Don’t be a Bob, Ted.

The next day at the bar, Robin and Lily complain about how their boyfriends/husbands are using Barney’s pre-nup as a pretense to complain about their own relationships.  Marshall thinks Lily is keeping him from playing with the baby how he wants to, citing her stopping him from throwing Marvin in the air when they came home with him. Marshall tells her that his dad and brothers used to do the same thing to him, and he “turned  out perfectly fine.”

Nick and Robin have an entirely separate kind of problem, however, and apparently Nick brought it up when talking to her about the pre-nup, restarting a fight they had a few weeks before. In this segment we also learn something new and interesting about Robin. Apparently, watching herself do the news is what really gets her going in the bedroom, even winking during the taping just to wink at herself when he watches it while having sex with Nick. You’ve gotta wonder if this is a new thing with her job at WWN or if it goes back to her days at Metro News One. And wouldn’t it make the doing the news on “Get Up, New York,” with her boyfriend at the time, Don, a bit awkward for everyone watching?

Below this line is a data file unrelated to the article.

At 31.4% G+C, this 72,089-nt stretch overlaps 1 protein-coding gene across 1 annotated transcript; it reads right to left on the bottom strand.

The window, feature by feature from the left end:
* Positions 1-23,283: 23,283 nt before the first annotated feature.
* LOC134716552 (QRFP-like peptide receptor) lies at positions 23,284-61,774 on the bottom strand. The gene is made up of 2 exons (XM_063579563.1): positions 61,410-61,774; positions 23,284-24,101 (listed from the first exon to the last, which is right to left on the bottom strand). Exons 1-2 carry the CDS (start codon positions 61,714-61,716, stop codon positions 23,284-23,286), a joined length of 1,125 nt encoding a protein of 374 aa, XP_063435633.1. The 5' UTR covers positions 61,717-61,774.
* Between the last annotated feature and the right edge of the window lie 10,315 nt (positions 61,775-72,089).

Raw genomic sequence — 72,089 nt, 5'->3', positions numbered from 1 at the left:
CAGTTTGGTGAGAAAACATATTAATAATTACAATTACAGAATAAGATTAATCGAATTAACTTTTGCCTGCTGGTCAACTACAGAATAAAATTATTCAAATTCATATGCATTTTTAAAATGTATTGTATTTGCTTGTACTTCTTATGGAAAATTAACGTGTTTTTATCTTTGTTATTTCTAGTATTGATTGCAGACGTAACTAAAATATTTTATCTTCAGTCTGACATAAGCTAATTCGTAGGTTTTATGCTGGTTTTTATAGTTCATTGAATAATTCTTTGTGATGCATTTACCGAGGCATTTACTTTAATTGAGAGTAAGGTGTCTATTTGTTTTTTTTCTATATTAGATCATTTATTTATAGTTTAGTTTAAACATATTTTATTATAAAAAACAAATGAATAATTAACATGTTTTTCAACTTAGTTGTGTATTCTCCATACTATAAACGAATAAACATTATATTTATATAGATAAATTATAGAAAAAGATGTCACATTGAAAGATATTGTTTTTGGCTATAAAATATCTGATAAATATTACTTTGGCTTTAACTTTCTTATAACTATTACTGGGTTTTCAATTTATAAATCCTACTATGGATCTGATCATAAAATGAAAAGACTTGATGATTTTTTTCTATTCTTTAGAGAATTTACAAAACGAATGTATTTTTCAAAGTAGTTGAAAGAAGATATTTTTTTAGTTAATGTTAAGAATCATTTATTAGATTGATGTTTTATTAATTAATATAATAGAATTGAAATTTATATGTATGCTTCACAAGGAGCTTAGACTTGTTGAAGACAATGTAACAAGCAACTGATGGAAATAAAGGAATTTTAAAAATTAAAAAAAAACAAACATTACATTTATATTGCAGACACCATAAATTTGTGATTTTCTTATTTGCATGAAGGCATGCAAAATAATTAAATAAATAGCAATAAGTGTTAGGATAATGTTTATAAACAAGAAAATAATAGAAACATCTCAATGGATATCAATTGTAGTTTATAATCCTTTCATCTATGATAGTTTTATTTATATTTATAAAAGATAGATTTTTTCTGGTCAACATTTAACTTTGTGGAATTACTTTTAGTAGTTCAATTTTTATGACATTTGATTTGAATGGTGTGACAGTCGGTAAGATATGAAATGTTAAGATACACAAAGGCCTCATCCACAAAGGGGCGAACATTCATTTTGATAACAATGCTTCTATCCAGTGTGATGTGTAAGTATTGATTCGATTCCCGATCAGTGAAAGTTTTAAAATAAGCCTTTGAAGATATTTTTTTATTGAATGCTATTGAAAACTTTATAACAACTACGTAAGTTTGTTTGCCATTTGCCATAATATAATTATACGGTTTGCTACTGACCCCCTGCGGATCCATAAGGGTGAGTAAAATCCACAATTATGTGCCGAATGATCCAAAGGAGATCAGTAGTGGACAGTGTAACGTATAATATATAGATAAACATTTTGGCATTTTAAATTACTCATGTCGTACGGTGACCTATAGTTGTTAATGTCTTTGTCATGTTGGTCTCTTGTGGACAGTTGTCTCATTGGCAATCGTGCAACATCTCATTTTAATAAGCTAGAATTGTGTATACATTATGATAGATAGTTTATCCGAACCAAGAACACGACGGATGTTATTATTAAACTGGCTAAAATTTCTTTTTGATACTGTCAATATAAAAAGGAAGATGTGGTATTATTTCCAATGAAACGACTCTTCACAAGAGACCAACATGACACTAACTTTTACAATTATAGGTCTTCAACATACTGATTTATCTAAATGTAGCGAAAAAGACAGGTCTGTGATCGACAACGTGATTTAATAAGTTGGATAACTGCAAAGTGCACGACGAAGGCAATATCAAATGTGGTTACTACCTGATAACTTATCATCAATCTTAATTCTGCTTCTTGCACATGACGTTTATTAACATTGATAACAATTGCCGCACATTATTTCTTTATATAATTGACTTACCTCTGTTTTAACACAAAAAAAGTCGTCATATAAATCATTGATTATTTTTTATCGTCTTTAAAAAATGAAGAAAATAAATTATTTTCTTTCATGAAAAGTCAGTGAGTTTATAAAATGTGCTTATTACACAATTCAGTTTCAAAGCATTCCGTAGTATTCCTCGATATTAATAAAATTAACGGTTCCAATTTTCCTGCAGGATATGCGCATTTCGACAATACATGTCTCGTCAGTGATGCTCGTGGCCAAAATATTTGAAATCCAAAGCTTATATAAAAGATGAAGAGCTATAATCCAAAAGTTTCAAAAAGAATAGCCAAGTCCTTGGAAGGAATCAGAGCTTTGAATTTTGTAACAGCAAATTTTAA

Well, they were on pretty early/late.

Victoria comes into the bar, angry at Ted because he also began airing his grievances. Apparently, a few weeks beforehand, Klaus, Victoria’s ex-fiancée, had contacted Victoria. After realizing she wasn’t the right woman for him, and leaving her at the altar, Klaus’ life fell apart. Ted invites him to stay in the guest room of his apartment until he gets back on his feet. (Ted’s apartment being Quinn’s old apartment, who gave it to him after she moved in with Barney.) This doesn’t last long, as the nudist and ferret-raising tendencies of Klaus begin to wear on Ted’s patience until he can take no more, and he kicks him out. Victoria feels like she wasn’t a part of the part of the decision at all, like she doesn’t have a say in the matter, despite it Ted telling her that it was “our” apartment.

“Where do you keep your pig intestines?”

The women are all displeased with their men taking on Barney’s basic attitude toward them, so Quinn comes up with an idea. She goes to Barney and tells him that she’s onboard with the pre-nup, but that she has one of her own. Victoria, Lily and Robin enter with a stack of paper to compete with Barney’s own. Her demands of Barney are just as demanding as his were of hers, including a shock collar if he looks at another woman and a hefty fine if he is ever unable to “rise to the occasion.” But look! On the horizon!

The cavalry arrives!